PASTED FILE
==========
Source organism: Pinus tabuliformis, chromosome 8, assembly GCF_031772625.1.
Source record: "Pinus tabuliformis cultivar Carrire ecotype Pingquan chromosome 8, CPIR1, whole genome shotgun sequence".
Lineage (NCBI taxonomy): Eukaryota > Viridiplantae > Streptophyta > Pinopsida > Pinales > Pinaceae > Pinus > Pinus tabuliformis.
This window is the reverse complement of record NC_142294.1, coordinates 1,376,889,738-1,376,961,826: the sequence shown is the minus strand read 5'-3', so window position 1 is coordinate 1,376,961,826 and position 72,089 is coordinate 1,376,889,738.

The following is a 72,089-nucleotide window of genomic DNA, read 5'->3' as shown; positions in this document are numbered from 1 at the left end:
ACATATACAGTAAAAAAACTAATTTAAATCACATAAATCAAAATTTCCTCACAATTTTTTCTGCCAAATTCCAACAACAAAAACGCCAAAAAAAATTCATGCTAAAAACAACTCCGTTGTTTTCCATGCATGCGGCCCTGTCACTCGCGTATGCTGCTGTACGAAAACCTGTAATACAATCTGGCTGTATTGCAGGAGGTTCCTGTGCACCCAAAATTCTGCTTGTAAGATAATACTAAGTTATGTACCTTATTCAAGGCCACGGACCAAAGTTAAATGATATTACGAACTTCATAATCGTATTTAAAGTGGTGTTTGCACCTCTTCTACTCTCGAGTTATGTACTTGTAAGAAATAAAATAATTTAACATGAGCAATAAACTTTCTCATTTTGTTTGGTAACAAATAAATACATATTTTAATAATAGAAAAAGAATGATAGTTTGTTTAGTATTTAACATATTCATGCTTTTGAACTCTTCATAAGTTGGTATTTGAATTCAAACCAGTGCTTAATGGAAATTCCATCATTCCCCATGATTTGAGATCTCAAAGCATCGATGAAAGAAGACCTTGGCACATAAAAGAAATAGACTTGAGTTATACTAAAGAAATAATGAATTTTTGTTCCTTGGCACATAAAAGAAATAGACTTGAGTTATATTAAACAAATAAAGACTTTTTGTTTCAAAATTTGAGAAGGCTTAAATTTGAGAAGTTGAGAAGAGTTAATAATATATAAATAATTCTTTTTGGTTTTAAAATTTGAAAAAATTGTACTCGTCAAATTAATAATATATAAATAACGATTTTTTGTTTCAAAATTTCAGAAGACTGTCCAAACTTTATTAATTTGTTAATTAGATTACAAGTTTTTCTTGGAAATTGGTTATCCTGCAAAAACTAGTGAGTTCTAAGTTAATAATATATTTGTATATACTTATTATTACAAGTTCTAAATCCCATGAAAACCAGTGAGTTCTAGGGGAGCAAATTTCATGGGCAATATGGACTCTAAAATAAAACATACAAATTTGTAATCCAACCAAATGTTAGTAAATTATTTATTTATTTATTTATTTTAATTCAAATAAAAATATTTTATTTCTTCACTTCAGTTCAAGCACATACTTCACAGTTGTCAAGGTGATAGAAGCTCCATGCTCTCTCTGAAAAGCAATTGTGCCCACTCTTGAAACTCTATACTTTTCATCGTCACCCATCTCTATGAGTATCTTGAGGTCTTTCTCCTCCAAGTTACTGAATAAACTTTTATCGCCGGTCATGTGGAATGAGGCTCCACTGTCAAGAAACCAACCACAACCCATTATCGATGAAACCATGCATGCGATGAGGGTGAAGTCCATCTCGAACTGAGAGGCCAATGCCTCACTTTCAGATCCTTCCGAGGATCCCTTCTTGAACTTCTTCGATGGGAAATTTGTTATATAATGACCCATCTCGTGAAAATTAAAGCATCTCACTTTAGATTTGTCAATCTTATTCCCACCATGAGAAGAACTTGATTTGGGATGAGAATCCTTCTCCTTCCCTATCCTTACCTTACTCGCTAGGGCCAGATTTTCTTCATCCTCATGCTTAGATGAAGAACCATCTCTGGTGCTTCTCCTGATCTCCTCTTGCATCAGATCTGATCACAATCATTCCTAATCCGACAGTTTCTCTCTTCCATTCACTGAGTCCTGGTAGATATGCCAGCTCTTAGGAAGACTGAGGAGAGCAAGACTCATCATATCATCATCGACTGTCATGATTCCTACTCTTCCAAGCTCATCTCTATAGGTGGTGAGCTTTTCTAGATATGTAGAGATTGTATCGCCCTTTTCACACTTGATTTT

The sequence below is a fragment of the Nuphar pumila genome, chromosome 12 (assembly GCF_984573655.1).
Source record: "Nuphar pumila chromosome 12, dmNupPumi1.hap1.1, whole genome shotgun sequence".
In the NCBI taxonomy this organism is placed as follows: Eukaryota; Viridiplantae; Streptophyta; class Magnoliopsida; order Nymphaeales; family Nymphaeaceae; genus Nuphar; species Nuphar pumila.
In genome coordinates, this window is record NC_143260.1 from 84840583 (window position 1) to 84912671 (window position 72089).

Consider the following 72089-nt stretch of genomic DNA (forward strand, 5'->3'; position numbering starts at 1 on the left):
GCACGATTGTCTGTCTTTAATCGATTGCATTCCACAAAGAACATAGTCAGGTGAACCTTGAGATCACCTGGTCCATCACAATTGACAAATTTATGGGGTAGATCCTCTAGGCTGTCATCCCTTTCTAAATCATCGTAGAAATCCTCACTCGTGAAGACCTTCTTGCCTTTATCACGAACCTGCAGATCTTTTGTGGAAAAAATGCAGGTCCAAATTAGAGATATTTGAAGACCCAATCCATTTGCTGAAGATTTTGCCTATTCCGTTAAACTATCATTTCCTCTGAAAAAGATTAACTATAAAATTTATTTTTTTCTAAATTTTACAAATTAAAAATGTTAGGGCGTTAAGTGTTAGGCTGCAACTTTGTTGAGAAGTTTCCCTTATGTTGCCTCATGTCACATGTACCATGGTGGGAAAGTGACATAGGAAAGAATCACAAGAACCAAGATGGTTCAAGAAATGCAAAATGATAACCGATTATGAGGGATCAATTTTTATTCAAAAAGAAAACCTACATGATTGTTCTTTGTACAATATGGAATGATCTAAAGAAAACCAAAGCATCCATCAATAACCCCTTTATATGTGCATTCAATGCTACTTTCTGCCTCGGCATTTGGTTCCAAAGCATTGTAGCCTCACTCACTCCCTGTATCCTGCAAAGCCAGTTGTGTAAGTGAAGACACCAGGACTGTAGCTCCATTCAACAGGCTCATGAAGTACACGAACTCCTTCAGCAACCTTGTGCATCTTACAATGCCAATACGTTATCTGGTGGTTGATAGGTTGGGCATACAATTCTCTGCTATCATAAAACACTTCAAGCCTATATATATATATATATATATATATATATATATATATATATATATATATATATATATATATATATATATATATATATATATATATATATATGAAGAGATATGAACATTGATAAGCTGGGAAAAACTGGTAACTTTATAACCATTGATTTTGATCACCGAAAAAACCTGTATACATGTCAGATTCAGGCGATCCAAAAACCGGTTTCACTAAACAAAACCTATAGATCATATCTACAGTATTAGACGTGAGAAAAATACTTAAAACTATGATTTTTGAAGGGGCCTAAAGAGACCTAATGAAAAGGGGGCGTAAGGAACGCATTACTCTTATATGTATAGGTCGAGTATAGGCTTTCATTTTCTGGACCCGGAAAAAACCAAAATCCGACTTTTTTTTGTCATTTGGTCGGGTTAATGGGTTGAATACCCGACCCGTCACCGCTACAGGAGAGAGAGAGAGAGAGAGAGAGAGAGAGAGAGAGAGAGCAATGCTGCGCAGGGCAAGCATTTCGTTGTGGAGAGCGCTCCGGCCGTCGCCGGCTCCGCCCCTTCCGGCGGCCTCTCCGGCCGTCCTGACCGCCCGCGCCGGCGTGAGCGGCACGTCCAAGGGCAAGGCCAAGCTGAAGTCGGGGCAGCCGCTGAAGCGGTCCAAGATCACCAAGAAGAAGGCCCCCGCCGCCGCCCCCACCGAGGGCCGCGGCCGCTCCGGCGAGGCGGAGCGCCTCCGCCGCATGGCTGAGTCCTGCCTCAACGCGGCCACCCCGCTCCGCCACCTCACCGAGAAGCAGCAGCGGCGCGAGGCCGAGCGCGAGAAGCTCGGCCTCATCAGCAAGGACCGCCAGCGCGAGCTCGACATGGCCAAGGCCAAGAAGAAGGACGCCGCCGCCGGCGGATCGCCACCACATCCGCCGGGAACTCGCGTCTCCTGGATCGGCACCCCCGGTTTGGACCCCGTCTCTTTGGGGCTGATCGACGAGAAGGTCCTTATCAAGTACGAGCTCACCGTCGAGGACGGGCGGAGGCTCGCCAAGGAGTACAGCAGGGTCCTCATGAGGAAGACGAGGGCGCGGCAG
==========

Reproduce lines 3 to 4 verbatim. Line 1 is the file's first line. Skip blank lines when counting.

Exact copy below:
Lineage (NCBI taxonomy): Eukaryota > Viridiplantae > Streptophyta > Pinopsida > Pinales > Pinaceae > Pinus > Pinus tabuliformis.
This window is the reverse complement of record NC_142294.1, coordinates 1,376,889,738-1,376,961,826: the sequence shown is the minus strand read 5'-3', so window position 1 is coordinate 1,376,961,826 and position 72,089 is coordinate 1,376,889,738.